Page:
Amcu seals place as top dog platinum union


[] – PERHAPS we really can start believing the assurances by mines minister, Susan Shabangu, that there will be no repetition of the Marikana slaughter.

Shabangu gave this assurance in her openings address at the Mining Indaba in Cape Town earlier this month. In reply to questions at a news conference shortly after her speech, she was even more emphatic. “Could apartheid return to South Africa? No, definitely not. In the same way, there will never be another Marikana,’ she said.

Who knows where she gets the self-confidence to say this. Perhaps in the same place where found the courage two years ago to state that nationalisation of mines by the ANC would take place only over her dead body.

In truth, nobody can give such an assurance, but after the framework agreement clinched in Pretoria in February to restore stability to the platinum mines – the second signing in five days, so that the changes required by the Association of Mining Construction Unions (Amcu) could be included – it’s starting to look as Shabangu may have been right in Cape Town.

Efforts have been on the go since last year to get a stabilisation process for platinum mines under way through the Chamber of Mines, but since Amcu also walked out the negotiations little progress has been made.

Shabangu swiftly kicked some life into these efforts after the disruption at the Siphumelele mine belonging to Anglo American Platinum (Amplats) when angry workers tried to throw shop stewards of the now despised National Union of Mineworkers (NUM) out of a union office.

Security staff opened fire on the workers with rubber bullets. Eleven workers and three security guards were injured. Marikana II was in the offing.

The signing of the first agreement last week without Amcu was the result of Shabangu’s haste, but fortunately she and the other signatories, including NUM president Senzeni Zokwana, realised this was a waste of time and paper.

On Monday morning everyone was back in Shabangu’s offices to fix the hash up. And this time Amcu was there too.

The implication of the signing is clear: Amcu has at last been recognised as the biggest union in the platinum mines.

Shortly after the signing in Shabangu’s office Amplats quietly signed a provisional recognition agreement with Amcu. Amcu represents slightly more than 40% of Amplats’s workforce of 57,000.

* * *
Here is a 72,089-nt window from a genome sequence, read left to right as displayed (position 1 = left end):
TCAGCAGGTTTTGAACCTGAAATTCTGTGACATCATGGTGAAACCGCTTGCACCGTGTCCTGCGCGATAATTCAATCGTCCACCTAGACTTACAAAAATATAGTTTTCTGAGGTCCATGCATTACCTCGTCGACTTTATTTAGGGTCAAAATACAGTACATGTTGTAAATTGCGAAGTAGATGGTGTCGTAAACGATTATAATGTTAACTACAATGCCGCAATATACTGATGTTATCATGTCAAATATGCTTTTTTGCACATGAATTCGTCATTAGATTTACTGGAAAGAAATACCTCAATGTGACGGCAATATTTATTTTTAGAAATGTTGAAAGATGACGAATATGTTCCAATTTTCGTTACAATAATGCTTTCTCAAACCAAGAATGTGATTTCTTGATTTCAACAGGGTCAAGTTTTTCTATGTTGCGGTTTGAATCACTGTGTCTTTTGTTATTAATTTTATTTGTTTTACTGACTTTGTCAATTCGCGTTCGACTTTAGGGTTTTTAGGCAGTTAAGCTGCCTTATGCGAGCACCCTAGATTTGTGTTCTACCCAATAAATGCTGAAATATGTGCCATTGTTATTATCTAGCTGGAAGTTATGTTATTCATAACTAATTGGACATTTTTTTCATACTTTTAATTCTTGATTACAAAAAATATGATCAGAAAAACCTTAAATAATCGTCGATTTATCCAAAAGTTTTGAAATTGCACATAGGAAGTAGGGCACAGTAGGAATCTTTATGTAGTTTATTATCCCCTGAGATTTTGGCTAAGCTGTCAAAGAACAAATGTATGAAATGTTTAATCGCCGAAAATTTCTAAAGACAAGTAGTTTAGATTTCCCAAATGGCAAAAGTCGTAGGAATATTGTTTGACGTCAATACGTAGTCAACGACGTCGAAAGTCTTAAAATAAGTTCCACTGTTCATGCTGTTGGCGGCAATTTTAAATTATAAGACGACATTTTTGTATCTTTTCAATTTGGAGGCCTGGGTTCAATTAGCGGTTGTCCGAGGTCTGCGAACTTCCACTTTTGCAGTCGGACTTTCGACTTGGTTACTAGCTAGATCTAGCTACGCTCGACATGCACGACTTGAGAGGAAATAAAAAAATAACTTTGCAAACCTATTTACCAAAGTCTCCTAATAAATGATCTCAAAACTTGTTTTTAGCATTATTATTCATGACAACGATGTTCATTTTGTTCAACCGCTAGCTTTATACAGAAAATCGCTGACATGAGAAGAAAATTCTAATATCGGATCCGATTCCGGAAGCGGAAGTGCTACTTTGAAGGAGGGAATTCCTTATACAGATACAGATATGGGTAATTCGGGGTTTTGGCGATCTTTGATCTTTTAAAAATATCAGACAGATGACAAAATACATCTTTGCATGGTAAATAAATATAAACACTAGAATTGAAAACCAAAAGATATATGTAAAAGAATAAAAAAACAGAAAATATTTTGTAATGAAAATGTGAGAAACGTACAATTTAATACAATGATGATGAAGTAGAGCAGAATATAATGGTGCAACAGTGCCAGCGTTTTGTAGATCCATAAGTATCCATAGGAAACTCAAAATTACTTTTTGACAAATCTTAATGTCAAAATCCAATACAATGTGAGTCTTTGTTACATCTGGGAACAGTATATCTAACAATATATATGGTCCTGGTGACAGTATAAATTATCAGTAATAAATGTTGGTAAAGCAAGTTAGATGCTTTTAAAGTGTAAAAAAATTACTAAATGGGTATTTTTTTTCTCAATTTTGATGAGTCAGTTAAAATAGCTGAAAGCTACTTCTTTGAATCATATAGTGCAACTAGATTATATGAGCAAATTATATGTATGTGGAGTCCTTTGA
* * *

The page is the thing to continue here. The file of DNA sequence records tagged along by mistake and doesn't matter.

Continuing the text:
Amplats requires a minimum representation of 40% at any particular mine and an average minimum representation of 30% throughout the group before it grants a union bargaining rights.

This is a clear winner-takes-all measure, and there is therefore no place for minority unions. If Amplats wants to be consistent, it will now have to kick NUM, the ANC’s election partner, completely out. And that’s only one of the lesser consequences of the emergence of Amcu.

Impala Platinum (Implats), which was the first to apply the winner-takes-all principle in its union recognition agreements, has already admitted this was a costly mistake.

Amcu will not enjoy the same protection at Implats as NUM did – not because Implats’s management favours NUM, but because Implats has learned that lip service to workplace democracy is a very dangerous game. And a winner-takes-all model is not democratic.

In 2002, when Gwede Mantashe was NUM’s general secretary, NUM decided to establish an ANC branch with every single NUM branch at every mine where it was represented. It’s these structures that Mantashe carried right into the office of the ANC secretary-general.

This is also an ANC link to the rural areas in the Eastern Cape and KwaZulu-Natal, the home of thousands of miners in the gold, platinum and coal mines.

Shabangu’s insistence on a peace agreement which included Amcu will therefore cost her political capital. Fortunately she was bright enough to realise that more instability and violence in platinum mines would make things even worse.

In the past year Amcu has grown from a small trade union with 20,000 to 30,000 members into one with at least 150,000 or maybe even 200,000 members, especially if growth in the gold mines is taken into account too.

The big question on the lips of every manager at every platinum and gold mine in the country is whether Amcu is able to serve these thousands of new members. If it fails, it could in two or three years time be adrift in the same battered little boat in which the NUM is now being dashed about on stormy waters.

NUM could recover, provided it is honest with itself, admits its mistakes and uses its considerable financial resources to rectify them.

To the amazement of all who know the union, including this writer, NUM has so far responded to Amcu’s astonishing progress by fending off all the accusations against it in any possible way. However, soul searching is something it has not done yet.

For example, NUM recently held a “Transformation Indaba’. No, not to transform NUM, but to join the ANC in attacking mining companies because they are not applying the mining industry black economic empowerment charter rapidly enough.
Has there ever been a better example failing to see the beam in your own eye?